1 – Get Close

2 – Focus/Depth of Field

3 – The Whole Wide World (or field of view)

4 – Timed To Perfection (Time lapse)

5 – Vary Your Conditions

You can learn more by reading the entire article.

Let me suggest that you look over the 5 topics listed above. Do you see anything that says walk up to a flower and push the button? Of course not. To create good photography, you need to to use the gray matter between your ears – your BRAIN. Learning a little about photography also helps. That means reading to learn about your camera, exposure, composition and of course shoot and shoot and shoot some more. You can’t create art by buying the most expensive camera and simply point it at a subject.

First of all let’s get down to basics – your smart phone is NOT smart! You are a “Human” with the power to learn and think. That also means applying what you’re thinking and learning. So by all means, read. Then go out and apply what you read by shooting. That’s how you become a better photographer (vs. a “pitcher-taker”).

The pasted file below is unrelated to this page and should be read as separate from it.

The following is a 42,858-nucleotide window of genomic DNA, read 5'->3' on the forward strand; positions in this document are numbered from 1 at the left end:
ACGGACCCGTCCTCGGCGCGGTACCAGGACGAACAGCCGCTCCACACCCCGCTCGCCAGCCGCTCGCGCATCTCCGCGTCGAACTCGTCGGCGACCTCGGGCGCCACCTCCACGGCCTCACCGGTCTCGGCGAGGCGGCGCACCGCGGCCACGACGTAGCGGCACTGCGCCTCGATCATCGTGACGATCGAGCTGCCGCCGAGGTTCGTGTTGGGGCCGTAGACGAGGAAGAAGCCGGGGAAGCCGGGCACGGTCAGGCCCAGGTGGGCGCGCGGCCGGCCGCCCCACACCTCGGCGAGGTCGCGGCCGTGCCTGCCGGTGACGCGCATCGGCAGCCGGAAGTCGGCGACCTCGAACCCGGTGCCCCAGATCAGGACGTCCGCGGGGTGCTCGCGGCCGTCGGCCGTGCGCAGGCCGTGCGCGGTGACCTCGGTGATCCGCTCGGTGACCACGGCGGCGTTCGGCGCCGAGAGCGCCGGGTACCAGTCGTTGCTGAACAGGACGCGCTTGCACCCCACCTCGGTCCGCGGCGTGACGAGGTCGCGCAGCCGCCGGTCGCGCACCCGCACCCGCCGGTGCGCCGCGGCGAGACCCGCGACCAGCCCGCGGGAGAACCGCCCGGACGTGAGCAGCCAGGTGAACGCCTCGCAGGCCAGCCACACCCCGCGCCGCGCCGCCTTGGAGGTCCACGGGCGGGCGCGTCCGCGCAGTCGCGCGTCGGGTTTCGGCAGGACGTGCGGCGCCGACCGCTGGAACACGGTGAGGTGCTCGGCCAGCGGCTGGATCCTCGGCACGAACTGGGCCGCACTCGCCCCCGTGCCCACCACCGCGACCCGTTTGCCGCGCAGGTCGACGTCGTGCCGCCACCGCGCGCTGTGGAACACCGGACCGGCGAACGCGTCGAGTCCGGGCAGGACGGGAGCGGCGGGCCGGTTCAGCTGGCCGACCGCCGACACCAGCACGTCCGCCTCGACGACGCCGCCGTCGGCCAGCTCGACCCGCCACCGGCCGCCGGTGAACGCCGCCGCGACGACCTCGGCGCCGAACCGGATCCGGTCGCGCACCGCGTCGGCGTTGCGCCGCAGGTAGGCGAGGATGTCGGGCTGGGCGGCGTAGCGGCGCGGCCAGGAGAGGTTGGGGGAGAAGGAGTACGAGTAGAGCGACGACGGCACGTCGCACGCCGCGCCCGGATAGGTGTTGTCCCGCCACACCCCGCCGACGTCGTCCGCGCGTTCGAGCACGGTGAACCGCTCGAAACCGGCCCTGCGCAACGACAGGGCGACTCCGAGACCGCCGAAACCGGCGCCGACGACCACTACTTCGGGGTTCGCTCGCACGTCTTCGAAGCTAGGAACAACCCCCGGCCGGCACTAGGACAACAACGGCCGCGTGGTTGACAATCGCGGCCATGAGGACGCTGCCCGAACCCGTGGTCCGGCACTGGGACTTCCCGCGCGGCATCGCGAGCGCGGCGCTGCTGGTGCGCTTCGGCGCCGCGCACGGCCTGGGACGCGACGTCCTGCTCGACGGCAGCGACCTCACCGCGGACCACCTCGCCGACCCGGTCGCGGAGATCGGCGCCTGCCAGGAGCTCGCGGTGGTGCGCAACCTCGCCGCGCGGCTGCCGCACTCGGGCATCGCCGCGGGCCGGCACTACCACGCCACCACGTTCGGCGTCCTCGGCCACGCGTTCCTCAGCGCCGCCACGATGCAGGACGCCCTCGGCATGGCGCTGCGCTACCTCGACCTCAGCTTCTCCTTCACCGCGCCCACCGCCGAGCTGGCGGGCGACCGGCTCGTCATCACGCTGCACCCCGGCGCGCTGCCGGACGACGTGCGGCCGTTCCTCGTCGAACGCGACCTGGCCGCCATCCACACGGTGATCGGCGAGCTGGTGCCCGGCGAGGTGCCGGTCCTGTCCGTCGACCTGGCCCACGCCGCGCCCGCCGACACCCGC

In addition, search for well known photographers. read what they write and study their work. It really helps. Good luck and keep shooting.

purple cone flower

Purple Cone Flower shot in author’s back yard.

Scuba Diving In Key Largo, FL

Scuba Diving In Key Largo, FL

Scuba Diving In Key Largo, FL

In March of 2016, my wife Diane and I vacationed in Florida. What a great time to leave NE Ohio!

Out With The Old!

As a photographer, it’s important to use updated camera gear. So when it came time to consider updating my main studio camera body, I was faced with what to do with my camera and housing for my underwater photography? The plan was to upgrade my main camera body to a Canon 70D. My older Canon T3i would become my back up body. Problem: The T3i would not fit my current Ikelite Housing, urgh! I called my good friend and Ikelite rep, Dave Haas (Haas Images).

Dave’s suggestion: Sell both camera bodies (T3i & Xsi) and the Ikelite Housing. Then purchase the Canon 70D, Canon SL1 DSLRs and the housing for the Canon SL1. After evaluating the economics of all this, I made the decision to move forward. In addition, this needed to be done for my trip to Florida. This would be a good chance to try the equipment while diving.